recession since the Great Depression.
It makes sense, therefore, to look back at government tax and spending
policies during the Depression and what the results were.
1932 -- Hoover raises the top tax rate from to 25 to 63 percent.
1933 -- Roosevelt comes into office. He begins spending at the same time that new tax hike comes into effect. The Depression bottoms out.
1934 -- Recovery begins. The GNP rises 7.7 percent, unemployment falls to 21.7 percent.
935 -- New government spending on public works and rural electrification. A push to strengthen labor and raise wages. New taxes through the creation of Social Security.
The GNP grows another 8.1 percent, and unemployment continues to fall.
1936 -- The top tax rate is raised again. This time to 79 percent.
GNP grows a record 14.1 percent; unemployment falls even further.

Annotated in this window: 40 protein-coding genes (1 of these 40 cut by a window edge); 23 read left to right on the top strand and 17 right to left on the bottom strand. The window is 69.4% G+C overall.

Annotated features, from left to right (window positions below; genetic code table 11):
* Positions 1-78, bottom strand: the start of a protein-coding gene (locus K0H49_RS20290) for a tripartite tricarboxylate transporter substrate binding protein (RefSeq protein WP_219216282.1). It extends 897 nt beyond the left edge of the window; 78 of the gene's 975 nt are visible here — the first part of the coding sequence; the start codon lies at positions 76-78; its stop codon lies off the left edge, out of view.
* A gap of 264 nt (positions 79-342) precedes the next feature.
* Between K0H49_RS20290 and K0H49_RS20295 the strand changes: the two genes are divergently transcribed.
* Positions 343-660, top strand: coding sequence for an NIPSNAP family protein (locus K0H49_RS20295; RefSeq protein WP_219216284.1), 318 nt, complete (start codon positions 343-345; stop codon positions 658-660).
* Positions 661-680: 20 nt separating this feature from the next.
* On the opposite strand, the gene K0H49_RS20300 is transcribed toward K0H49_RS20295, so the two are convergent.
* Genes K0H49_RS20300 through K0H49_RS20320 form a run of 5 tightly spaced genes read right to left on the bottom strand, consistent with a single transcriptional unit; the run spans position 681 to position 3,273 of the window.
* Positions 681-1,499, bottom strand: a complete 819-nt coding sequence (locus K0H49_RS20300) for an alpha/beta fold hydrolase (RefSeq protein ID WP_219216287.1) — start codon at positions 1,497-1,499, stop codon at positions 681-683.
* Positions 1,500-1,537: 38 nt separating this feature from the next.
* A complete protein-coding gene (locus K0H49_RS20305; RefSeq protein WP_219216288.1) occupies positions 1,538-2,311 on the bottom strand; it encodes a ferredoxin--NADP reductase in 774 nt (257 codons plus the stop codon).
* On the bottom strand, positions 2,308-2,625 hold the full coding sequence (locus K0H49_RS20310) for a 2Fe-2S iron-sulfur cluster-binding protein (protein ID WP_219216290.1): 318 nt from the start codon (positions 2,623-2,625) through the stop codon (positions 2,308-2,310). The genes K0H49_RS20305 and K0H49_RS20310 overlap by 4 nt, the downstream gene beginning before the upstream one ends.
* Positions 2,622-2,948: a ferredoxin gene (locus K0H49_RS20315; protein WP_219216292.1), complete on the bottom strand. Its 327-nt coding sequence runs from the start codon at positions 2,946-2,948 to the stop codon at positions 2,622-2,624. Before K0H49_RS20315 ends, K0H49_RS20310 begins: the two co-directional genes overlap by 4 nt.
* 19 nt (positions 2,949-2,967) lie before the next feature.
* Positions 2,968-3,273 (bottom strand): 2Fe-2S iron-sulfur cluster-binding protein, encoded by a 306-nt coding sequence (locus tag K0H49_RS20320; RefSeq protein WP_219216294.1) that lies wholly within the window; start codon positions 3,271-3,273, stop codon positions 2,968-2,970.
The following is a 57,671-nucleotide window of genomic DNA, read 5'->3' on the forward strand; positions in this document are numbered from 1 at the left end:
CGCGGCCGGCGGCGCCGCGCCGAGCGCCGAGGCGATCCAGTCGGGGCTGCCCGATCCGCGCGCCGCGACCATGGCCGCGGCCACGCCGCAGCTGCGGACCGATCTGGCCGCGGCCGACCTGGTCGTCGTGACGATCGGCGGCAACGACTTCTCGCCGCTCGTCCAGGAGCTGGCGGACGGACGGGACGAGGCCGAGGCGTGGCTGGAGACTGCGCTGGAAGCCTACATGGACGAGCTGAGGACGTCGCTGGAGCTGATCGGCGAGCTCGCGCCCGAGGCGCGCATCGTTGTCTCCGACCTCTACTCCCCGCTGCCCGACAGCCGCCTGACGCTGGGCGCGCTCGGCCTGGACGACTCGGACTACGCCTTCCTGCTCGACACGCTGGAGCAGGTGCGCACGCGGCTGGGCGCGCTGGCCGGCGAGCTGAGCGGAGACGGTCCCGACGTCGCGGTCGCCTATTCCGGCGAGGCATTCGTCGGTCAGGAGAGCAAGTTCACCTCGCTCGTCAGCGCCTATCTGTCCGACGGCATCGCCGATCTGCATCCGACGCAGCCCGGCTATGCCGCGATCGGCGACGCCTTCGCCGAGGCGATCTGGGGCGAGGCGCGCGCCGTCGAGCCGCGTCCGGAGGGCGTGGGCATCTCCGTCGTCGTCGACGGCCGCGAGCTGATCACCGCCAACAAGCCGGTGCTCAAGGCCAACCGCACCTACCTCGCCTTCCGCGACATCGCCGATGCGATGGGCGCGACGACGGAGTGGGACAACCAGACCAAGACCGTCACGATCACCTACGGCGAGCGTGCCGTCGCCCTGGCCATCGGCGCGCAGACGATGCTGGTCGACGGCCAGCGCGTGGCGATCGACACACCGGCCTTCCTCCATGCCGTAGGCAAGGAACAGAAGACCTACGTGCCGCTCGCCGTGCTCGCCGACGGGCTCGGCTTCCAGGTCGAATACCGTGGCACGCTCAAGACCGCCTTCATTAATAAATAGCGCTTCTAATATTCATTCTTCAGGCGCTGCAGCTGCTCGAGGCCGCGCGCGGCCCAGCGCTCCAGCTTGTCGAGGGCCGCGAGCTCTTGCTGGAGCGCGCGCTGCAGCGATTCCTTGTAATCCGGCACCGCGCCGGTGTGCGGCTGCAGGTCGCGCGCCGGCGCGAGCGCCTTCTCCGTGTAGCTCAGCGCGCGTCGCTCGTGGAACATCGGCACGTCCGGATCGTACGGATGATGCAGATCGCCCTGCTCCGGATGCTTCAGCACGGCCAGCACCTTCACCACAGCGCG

1937 -- Roosevelt is afraid of deficits! He cuts spending for 1937.
There's a new recession. It continues for a year.
1939 -- The U.S. borrows, resumes deficit spending, this time on a military build-up. The recession ends.
1941 -- America enters World War II.
In economic terms, it's the New Deal on steroids. The top tax rate goes up to 91 percent. Nonetheless, government spending is so high that by 1945 the deficit is 123 percent of GDP. Unemployment is ended by employing 16 million people directly in the armed forces and millions more are employed producing war material and supporting the military.
The Great Depression is finally over.
When taxes were raised the economy improved. Every time. Deficits had no negative effect on the economy. Indeed, when deficits were at their highest, the economy boomed.
After spending was cut -- to balance the budget -- a recession immediately followed. When taxes were raised and government spending resumed -- with deficits -- that recession ended.
When taxes were raised again, and government spending went sky high, the Great Depression finally ended.
So ere we are. We refused to raise taxes. The recession continues. Now, we're going to cut spending.